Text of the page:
[¶4] In 2007, Lorena and Jeffrey divorced after 25 years of marriage. They had three children, all of whom had reached the age of majority and two of whom were past their college years. The court split all nonretirement marital assets 55/45 in favor of Lorena. It split all retirement assets 50/50. Jeffrey, who was the founder and CEO of a corporation, was ordered to pay permanent maintenance at a rate of 41.44% of his income for the first four years, and 21.44% of his income thereafter. This would be accomplished by paying Lorena $3,000 monthly, with an annual " trueup" depending upon the size of Jeffrey's bonus. However, the court capped at $500,000 the total amount from which the true-up was to be calculated. Therefore, although Jeffrey earned as much as $800,000-plus per year following the divorce, Lorena's annual maintenance was

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ultimately capped at $107,200 ($500,000 x 21.44%).

[¶5] Both parties started dating prior to the finalization of the divorce. Jeffrey remarried that same year. Lorena joined "" and went on dates with three different men, including Michael. By 2007, she entered into an exclusive dating relationship with Michael.

[¶6] In February 2013, Jeffrey petitioned to terminate maintenance pursuant to section 510(c), arguing that Lorena cohabited with Michael on a resident, continuing, and conjugal basis. 750 ILCS 5/510(c) (West 2012). In the alternative, Jeffrey petitioned to modify maintenance pursuant to section 510(a), arguing that Lorena had not made reasonable efforts to become economically self-sufficient. 750 ILCS 5/510(a) (West 2012).

[¶7] On December 12, 2013, before the court had ruled on Jeffrey's petition, Lorena petitioned to increase maintenance pursuant to section 510(a). Id. She argued that there had been a substantial change in circumstances, in that: (1) although the court contemplated in its dissolution judgment that Lorena would obtain a four-year degree and then a job, and although Lorena did in fact obtain a four-year degree, she had been unable to gain employment; (2) Jeffrey's income had increased since the divorce; and (3) Lorena's cost of living had increased due to inflation.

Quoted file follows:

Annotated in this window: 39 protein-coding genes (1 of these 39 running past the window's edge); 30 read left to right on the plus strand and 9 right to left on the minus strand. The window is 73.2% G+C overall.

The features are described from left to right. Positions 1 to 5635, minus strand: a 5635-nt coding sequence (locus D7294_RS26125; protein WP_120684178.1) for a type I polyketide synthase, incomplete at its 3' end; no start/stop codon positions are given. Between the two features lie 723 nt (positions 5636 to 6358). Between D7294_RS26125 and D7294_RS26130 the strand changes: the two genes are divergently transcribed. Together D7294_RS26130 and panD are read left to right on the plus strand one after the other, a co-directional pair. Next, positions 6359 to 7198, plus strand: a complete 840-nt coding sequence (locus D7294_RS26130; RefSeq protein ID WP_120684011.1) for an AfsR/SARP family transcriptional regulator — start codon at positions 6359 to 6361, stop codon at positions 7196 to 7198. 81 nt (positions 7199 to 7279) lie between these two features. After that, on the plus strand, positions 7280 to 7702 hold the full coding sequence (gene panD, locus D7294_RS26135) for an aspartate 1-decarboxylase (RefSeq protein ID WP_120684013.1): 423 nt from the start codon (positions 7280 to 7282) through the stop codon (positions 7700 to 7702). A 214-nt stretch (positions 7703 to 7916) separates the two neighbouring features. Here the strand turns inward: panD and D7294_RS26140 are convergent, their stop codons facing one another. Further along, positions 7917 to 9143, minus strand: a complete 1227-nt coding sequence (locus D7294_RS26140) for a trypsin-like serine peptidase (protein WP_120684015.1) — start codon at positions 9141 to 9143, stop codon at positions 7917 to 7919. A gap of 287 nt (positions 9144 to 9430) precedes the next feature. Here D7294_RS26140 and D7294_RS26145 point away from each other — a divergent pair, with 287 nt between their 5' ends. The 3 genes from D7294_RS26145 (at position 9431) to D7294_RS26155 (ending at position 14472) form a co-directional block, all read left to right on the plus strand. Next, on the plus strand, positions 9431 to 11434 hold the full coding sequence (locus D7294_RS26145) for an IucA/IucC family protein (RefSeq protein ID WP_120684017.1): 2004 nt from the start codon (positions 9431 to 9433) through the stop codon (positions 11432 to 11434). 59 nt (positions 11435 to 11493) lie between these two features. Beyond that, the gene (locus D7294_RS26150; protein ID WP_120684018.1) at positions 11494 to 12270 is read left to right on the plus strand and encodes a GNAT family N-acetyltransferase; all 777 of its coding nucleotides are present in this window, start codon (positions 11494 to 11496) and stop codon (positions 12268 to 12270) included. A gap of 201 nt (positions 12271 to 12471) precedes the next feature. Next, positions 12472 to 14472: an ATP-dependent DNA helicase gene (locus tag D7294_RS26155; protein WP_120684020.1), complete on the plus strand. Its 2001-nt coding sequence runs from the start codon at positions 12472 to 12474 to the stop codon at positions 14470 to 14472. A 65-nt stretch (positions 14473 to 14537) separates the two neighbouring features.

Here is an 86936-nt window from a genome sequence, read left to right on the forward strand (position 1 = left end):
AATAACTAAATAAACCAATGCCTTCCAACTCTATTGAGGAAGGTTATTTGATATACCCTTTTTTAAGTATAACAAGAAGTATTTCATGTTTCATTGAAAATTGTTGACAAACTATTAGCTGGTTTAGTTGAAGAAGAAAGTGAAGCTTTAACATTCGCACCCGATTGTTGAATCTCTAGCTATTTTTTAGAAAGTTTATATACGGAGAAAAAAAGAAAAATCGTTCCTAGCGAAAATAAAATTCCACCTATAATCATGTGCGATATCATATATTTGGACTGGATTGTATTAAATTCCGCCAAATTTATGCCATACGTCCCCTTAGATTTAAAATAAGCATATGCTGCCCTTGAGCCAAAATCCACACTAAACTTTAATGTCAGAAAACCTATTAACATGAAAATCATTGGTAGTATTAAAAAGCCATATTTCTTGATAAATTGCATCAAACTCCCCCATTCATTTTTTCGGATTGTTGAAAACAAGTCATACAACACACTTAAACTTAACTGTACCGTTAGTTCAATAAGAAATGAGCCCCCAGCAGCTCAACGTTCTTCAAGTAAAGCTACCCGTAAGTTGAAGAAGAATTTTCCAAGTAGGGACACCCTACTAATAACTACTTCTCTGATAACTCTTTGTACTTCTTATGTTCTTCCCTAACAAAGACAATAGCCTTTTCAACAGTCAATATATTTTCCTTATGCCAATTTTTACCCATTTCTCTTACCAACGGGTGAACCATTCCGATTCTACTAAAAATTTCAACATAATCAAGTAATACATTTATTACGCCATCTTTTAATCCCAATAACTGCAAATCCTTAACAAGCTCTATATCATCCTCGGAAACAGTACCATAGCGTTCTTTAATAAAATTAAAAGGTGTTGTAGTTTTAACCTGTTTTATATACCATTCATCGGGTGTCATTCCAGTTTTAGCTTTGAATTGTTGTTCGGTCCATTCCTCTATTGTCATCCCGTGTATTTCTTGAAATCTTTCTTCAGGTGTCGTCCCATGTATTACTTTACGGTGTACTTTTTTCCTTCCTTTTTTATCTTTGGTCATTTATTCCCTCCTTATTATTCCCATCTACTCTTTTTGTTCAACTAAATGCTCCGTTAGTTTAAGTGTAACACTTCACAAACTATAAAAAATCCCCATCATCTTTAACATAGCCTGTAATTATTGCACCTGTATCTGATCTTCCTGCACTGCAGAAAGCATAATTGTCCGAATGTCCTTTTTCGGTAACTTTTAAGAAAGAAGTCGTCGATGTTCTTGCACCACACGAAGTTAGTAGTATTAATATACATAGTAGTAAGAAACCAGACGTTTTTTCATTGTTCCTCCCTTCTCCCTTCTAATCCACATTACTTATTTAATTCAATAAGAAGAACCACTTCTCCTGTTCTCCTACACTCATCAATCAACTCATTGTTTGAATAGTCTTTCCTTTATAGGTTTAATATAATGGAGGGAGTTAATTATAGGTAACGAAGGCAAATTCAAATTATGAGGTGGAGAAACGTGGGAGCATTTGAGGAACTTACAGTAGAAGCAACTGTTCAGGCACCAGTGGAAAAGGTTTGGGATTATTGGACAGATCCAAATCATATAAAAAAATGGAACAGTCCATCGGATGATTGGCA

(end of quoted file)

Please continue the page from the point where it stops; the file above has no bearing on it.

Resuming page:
[¶8] On December 17, 2013, the trial court began a multiday hearing on the petitions. Lorena testified that, when she married Jeffrey 32 years ago, she had only a high school diploma. She worked as a bank teller until she had their first child. Around that time, the family moved to London for Jeffrey's job. They stayed in London for several years. Lorena did not work outside the home while in London. Instead, she ran the household. Back in the United States, Lorena continued to stay home with the children. When the children were older, Lorena studied to obtain a Realtor's license. In her best year, she grossed $50,000. However, she ran her own office and, after accounting for overhead, she netted only $15,000. She last worked as a Realtor in the early 2000's. Jeffrey essentially confirmed this timeline.

[¶9] Lorena joined "" in 2006, after the marriage had deteriorated. She connected with Michael over golf and music. Michael began spending the night at Lorena's home approximately twice per month. Eventually, according to Michael, the frequency increased such that he spent 70% of his weekends at Lorena's home. (Lorena equivocally testified that the frequency was lower).